A high school teacher just sent me this email.  Reprinted anonymously with his permission, with brief replies from me inserted in the text.

Dear Professor Caplan,

I just finished reading The Case Against Education and thoroughly enjoyed it!  I was not only impressed by the depth of your research and thought, but also appreciated your writing style and frequent use of humor.  Congrats!  By the way, I write from New York City, and whenever I was reading your book on the subway, I noticed many people looking at the title with curiosity (one woman even asked to take a picture so she could search it up).

I am a public high school teacher in the South Bronx.  I teach mostly 10th grade English at a traditional, unscreened grades 6-12 district school with about 400 students total.  I have also taught a Film Studies elective, which is really my passion.  Our school is located in the poorest Congressional district in the country.  Almost all of our students qualify for free or reduced price lunch.  We have many students with learning disabilities as well as recently arrived immigrants and those in ENL/ESL.  I’d say most of our students go to college, or at least start (more on that below).

I have been teaching for fifteen years–at a private/Jesuit school for low-income families, then at a charter school, and now at my current school–all schools in urban areas with students of predominantly lower socioeconomic status.

But in the spirit of full disclosure…I am one of the most “anti-school” people I know.  Some of this might be my anarchist leanings.  In fact, I enjoy working with the age and type of student that I do because they are so candid about how much they hate school–and I feel their pain.  By the way, if you need any more evidence that school turns students off, ask a typical classroom of high schoolers how many want to become a teacher–almost nobody!  Pretty odd when you consider that many students cite teachers as important influences and trusted mentors.  I fully understand the irony/hypocrisy of my anti-school position, as I point out to my colleagues.  I always did well in school, but that’s because I knew how to play the game.  I suppose I see my mission as a teacher as one of “accompaniment”; that is, to help students navigate these rocky years and to try to prevent, as Mark Twain would say, school getting in the way of their education…or needlessly crushing their soul.  I am Catholic and have been deeply influenced by models of Jesuit spirituality and pedagogy.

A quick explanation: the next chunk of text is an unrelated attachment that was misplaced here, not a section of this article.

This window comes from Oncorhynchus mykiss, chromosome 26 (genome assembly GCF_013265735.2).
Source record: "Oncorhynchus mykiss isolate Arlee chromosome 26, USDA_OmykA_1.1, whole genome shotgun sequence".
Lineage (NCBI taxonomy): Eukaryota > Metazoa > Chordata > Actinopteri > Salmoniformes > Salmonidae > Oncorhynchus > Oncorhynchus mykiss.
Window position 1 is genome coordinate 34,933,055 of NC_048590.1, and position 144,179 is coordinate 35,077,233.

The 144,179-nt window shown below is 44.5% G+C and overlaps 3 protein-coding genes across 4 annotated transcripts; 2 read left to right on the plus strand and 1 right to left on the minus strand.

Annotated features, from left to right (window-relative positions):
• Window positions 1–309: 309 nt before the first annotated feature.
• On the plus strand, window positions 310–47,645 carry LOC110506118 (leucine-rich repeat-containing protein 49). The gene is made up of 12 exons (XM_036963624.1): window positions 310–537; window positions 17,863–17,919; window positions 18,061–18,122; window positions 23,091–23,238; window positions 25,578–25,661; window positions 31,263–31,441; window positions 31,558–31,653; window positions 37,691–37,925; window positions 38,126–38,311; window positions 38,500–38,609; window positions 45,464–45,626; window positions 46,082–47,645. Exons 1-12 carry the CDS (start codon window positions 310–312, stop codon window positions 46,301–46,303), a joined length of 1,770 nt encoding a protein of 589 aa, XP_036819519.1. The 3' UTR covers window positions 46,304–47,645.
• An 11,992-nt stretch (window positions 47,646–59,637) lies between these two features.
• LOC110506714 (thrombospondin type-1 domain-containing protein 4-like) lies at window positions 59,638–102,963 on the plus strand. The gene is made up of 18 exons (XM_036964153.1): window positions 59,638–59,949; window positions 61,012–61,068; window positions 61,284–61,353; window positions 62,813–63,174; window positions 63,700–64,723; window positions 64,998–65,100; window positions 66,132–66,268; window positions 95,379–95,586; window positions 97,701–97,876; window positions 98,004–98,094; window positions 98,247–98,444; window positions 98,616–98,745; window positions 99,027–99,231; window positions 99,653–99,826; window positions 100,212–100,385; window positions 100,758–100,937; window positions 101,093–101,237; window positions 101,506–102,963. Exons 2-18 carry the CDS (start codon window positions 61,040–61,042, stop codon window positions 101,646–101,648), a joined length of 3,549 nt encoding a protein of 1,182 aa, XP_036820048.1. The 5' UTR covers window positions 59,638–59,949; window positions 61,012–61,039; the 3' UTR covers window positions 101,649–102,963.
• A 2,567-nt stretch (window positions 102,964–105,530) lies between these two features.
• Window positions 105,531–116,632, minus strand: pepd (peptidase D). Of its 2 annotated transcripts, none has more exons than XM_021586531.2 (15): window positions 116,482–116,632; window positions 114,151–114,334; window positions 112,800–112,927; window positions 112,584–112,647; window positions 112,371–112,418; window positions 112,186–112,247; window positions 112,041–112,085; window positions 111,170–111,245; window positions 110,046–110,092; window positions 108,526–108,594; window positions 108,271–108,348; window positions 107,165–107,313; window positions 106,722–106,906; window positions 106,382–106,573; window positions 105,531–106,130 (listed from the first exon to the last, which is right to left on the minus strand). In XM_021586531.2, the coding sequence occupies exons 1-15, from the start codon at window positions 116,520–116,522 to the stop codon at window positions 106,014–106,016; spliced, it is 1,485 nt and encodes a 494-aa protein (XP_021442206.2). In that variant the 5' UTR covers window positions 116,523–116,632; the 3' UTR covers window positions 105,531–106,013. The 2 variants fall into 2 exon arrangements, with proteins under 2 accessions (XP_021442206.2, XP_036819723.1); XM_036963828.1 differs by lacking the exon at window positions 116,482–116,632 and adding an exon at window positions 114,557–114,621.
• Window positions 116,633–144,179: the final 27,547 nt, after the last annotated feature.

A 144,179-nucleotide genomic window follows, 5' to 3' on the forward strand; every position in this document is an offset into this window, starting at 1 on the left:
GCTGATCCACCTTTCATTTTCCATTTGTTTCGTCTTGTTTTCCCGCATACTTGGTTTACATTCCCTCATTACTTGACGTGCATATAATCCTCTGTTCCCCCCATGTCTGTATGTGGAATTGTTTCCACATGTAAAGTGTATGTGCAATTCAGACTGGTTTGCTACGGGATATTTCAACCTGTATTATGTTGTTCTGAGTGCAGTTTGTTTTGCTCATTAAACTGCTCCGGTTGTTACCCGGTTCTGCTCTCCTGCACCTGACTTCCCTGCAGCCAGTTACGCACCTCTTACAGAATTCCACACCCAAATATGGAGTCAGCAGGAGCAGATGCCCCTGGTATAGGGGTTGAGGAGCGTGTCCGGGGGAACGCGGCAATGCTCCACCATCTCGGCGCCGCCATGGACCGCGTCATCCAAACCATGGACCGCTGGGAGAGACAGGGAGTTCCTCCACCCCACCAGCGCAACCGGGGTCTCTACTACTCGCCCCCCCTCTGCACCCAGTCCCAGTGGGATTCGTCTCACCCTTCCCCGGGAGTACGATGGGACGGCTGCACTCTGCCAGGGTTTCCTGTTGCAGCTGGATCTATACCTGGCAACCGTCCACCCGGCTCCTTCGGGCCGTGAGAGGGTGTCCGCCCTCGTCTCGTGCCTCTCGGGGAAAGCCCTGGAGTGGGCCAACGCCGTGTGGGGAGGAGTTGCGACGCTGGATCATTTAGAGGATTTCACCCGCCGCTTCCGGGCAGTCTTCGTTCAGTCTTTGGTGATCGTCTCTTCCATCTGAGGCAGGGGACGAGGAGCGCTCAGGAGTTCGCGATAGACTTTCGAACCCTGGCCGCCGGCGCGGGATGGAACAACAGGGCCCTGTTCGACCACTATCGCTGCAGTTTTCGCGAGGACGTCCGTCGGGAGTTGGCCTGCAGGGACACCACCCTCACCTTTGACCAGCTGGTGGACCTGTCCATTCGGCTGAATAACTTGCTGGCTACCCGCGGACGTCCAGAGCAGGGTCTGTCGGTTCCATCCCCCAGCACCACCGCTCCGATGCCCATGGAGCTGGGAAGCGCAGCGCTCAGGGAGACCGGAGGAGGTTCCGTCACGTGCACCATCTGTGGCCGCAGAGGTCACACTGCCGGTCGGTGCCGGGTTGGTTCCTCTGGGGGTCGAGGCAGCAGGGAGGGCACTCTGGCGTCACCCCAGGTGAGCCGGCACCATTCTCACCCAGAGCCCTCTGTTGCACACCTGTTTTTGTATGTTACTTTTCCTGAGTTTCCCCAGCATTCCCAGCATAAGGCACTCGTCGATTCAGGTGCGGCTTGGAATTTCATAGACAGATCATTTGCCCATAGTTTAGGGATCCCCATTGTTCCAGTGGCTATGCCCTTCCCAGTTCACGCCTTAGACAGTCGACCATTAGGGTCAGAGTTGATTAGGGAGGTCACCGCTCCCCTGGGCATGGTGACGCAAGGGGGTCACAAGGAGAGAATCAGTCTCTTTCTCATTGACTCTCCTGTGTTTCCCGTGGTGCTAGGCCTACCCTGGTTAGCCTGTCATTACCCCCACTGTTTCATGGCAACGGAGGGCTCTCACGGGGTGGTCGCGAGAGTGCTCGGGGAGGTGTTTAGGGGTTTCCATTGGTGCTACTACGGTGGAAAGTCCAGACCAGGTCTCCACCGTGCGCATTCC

I have two follow-up questions for you based on your book, and I would love your thoughts if/when you get a chance:

1. Many of our students are what you would call in your book “Fair” students.  Many attend community college (for free) with mixed results when it comes to completion.  (Some attend SUNY schools or private four-year colleges, but those are the stronger students.)  It seems like, according to your research, community college may not be a very good self-interested investment?  As I recall you saying, the 6-year completion rate of 2-year colleges is 58%.  But then I read this.  Do you think for “Fair” students community college is a worthwhile investment of time and energy?  My sense is that if our students don’t attend four-year colleges, preferably outside of the City, they are not likely to complete their studies and could, instead, get started on a job.  Actually, I was told this by a former student who graduated this past June; in fact, he already decided to not attend his community college this fall after a demoralizing summer intensive class there, and realizing that he’s tired of school.

[I think community college is a good deal for a few programs like nursing (assuming you can still get a nursing job with an AA).  But generally not. – B.C.]

2. I recall from your book that completing high school, college, and graduate school boosts annual earnings by something like $9,000, $20,000, and $12,000, respectively.  I get that ability bias may mean that college might not “cause” the increased earnings.  But I am wondering if, in the case of my students (first-generation college, dependent on significant financial aid, lacking some of the cultural capital and networking that higher SES students possess, etc.), they are likely to reap the benefits of a college degree even if they have a mixed academic track record in high school?    

[I don’t have any specific data on this subgroup.  I can see these students having a higher-than-normal payoff for the reasons you suggest.  But I can also see them having a lower-than-normal payoff because they lack the cultural capital and networks to succeed in school.  It is well-established, though, that black students have a markedly higher payoff for school than non-blacks (if they finish, of course). -B.C.]

Once again, many thanks for your book!  I plan to use some of what I learned to help my students understand the concept of “signaling” and to gain a better sense of the educational/career landscape.  I will also recommend it to other educators.  After all, we need to stay humble.

Yours truly,


And here’s my reply.